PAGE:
In late 1793, when the Habsburg Monarchy led the coalition against Revolutionary France and all of Europe was at war, one Jewish woman waged her own private struggle in Trieste, the thriving Habsburg free port on the Adriatic. The desperate twenty-three-year-old Rachele Morschene Luzzatto sought to extricate herself from her failing marriage to Lucio Luzzatto, a thirty-eight-year-old broker, her husband of five years, and father of their two-year-old daughter. With her father’s help, she brought her case for economic support and civil separation to the Civic and Provincial Court of Trieste. Finally, in December 1795, seeking relief from the “bitterness and . . . anxiety brought on by an ambiguous situation,” she petitioned for a civil divorce on three grounds: (1) her husband had brought the family to economic ruin; (2) he had deserted and dishonored her; (3) and most importantly, his venereal disease, syphilis, put her in mortal danger. Lucio castigated her for selfishness and impropriety, yet he claimed that his disease was cured and that the marriage should continue.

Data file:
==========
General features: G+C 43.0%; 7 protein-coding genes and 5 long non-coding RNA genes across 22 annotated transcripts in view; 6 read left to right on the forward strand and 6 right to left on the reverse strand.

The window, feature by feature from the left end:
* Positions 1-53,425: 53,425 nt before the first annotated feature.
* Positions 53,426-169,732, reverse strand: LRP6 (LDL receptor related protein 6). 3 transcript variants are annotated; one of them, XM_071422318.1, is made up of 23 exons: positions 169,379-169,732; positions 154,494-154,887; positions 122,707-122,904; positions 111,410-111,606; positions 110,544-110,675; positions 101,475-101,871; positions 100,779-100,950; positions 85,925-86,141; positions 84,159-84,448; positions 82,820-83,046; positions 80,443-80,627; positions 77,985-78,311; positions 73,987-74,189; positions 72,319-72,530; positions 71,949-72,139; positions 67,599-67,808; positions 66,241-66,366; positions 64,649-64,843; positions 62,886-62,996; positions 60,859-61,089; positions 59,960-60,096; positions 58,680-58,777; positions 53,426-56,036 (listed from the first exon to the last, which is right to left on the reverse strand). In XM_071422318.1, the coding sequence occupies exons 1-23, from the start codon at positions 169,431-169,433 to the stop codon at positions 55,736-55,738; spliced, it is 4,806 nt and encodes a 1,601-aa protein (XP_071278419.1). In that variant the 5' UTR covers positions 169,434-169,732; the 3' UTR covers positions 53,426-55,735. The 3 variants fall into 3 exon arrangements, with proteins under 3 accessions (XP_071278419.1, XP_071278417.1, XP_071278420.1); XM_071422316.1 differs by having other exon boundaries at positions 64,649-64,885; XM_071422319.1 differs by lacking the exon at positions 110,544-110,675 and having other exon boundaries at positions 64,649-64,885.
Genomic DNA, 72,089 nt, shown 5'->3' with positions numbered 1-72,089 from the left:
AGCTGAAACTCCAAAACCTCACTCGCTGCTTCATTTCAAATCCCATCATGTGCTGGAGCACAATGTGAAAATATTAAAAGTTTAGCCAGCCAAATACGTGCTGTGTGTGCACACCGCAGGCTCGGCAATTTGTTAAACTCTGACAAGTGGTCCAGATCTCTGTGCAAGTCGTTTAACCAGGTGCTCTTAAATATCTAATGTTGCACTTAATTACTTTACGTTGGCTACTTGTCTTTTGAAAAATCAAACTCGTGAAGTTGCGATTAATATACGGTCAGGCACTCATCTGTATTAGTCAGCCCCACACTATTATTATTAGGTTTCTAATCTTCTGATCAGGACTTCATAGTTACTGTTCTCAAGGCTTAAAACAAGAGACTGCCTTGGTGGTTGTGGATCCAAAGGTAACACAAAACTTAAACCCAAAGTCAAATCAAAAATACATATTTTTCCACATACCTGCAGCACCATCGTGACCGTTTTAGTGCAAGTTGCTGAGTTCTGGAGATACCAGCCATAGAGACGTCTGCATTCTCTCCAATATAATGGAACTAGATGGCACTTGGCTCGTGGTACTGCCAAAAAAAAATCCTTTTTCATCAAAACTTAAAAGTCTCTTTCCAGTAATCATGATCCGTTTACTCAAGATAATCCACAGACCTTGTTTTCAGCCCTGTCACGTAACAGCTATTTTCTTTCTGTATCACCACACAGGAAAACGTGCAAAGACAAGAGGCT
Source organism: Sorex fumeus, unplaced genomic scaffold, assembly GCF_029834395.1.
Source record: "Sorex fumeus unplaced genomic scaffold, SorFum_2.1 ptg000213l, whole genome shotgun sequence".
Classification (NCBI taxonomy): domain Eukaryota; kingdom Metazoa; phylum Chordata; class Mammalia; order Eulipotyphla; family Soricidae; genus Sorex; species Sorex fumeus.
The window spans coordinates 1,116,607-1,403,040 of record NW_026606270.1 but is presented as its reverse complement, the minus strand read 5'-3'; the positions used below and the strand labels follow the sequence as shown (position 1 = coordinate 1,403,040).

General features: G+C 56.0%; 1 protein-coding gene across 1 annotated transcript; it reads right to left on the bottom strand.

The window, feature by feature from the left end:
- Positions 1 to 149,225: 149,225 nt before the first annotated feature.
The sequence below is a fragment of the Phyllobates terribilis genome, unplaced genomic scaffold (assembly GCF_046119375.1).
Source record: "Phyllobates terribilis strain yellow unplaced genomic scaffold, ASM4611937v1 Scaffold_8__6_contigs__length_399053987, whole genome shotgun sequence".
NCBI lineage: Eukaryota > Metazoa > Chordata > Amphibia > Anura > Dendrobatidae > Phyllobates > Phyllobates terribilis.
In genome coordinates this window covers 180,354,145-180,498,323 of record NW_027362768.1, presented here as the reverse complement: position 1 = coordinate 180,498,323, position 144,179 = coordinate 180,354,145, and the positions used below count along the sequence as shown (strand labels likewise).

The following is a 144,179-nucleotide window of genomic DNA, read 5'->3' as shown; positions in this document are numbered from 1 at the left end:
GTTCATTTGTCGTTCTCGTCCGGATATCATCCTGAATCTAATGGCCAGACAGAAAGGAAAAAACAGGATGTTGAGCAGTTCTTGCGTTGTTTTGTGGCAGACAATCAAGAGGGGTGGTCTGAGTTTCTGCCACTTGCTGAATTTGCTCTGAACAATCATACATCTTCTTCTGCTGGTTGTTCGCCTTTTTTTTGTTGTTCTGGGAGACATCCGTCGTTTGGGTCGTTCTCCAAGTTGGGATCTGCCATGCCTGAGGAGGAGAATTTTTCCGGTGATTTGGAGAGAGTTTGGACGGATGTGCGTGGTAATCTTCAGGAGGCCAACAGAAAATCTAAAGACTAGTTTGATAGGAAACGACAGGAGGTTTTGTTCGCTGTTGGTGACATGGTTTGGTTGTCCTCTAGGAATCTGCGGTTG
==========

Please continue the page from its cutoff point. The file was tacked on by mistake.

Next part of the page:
Rachele Morschene of Trieste was, in fact, one of the first European Jewish women—if not the first—to obtain a civil divorce. For more than twenty years, in Habsburg and then Napoleonic-occupied Trieste, she negotiated new civil laws of marriage and divorce as well as Jewish religious law (halakah) in her pursuit of separation, divorce, and remarriage. As I reconstruct her efforts, I treat marriage and divorce as legal norms, social institutions, lived experiences, and cultural values, and I have come to see her efforts as revealing of the intersection of religion, law, and gender at a key moment in European Jewish history. My book Rachele and Her Loves: Marriage and Divorce in a Revolutionary Age (Brandeis University Press, forthcoming) takes a microhistorical and gendered approach to the cultural and political processes of Enlightenment and Emancipation. It straddles public and private spheres to view Enlightenment and Emancipation “on the ground” and through the lenses of marriage and family. How did Enlightenment ideology offer practical solutions to pressing personal problems? How did the civil equality of Emancipation work as state intervention in domestic life, and how did the creation of civil marriage and divorce affect Jewish women in particular?